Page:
April 3, 2018

Widespread Severe Thunderstorms Expected in the Central U.S. on Tuesday

A widespread severe weather outbreak is likely on Tuesday in the central United States, covering just about everyone from the Midwest east through the Appalachian Mountains. The Storm Prediction Center expects the worst storms to occur around the Mississippi and Ohio River Valleys, roughly stretching from Memphis, Tennessee, to Dayton, Ohio, where the strongest wind gusts, largest hail, and most significant tornadoes are possible.

All of the ingredients are in place today for severe weather in the middle of the country. A moderate risk for severe weather—a four out of five on the scale used to measure the threat for severe weather—exists from the Mid-South through central Indiana and Ohio. Severe thunderstorms are also possible as far west as the Dallas metro area, as far north as southeastern Michigan, and all the way down to the northern Gulf Coast. Today has all the hallmarks of a classic early spring severe weather event.

A cold front extending from a low-pressure system approaching the Great Lakes will serve as the focal point for thunderstorm development this afternoon and tonight. Warm, soupy air flowing north from the Gulf of Mexico will give the storms the fuel they need to thrive once they get going. Veering winds between the lower-levels and upper-levels of the atmosphere will help thunderstorm updrafts start rotating and form into supercells that can produce the largest hail and most significant tornadoes.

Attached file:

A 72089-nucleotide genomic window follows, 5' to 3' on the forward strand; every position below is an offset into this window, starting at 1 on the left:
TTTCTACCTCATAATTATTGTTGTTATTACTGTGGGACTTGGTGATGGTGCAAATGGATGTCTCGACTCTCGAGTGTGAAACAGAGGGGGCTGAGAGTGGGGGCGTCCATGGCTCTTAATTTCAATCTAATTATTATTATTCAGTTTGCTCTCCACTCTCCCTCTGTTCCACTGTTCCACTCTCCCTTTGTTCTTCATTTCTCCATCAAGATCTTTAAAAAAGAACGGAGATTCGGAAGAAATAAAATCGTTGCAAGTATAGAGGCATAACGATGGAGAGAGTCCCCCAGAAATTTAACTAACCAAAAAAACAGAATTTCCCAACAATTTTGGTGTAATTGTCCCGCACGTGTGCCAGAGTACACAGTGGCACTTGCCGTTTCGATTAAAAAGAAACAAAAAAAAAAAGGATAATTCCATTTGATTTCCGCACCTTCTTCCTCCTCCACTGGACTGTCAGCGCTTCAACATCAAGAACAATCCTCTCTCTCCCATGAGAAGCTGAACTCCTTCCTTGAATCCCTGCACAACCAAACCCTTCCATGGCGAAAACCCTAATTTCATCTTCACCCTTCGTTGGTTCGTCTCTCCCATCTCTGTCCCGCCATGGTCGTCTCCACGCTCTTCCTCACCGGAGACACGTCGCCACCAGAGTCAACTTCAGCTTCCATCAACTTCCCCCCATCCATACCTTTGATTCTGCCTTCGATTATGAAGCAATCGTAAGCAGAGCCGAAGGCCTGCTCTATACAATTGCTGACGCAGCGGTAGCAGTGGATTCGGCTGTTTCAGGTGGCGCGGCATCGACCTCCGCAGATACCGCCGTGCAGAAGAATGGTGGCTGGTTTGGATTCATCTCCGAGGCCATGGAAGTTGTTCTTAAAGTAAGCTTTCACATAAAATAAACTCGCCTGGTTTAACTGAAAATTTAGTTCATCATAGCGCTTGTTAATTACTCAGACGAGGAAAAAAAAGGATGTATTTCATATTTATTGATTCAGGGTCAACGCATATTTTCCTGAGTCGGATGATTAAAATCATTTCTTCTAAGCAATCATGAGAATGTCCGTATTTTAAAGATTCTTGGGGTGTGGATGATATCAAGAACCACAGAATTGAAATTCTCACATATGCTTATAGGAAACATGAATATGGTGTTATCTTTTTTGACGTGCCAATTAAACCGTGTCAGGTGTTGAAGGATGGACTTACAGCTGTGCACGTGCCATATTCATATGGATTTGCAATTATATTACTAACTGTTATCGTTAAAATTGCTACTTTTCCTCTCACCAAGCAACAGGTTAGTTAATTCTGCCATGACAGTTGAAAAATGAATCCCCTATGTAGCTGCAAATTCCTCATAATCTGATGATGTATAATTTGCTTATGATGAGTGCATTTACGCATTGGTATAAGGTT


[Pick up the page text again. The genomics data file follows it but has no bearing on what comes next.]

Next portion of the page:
Discrete storms that form today have the greatest chance to produce hail and tornadoes. The greatest threat for damaging winds will occur later in the evening when storms form into one or more squall lines as they move east along the cold front.

The Storm Prediction Center has outlined a large area at risk of significant tornadoes today. A significant tornado is a strong, long-lived tornado that could do significant damage along a long path. It's important to remember that it's impossible to know the strength of a tornado until after the fact, and that even a small or "weak" tornado is a life-threatening emergency. The greatest threat for tornadoes exists across the areas painted under a moderate risk, stretching from northeastern Arkansas through central Ohio.

The threat for severe weather will end from west to east through the nighttime hours. More isolated severe thunderstorms are possible along the eastern seaboard during the day on Wednesday.

[Severe Maps: Dennis Mersereau | Dewpoint Map: Tropical Tidbits]

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I graduated from the University of South Alabama in 2014 with a degree in political science and a minor in meteorology. I ran Gawker's The Vane for two years and I've contributed to Mental Floss, Forbes, Popular Science, and the Washington Post's Capital Weather Gang. I also teamed up with Outdoor Life to write a book called The Extreme Weather Survival Manual, which came out in October 2015.

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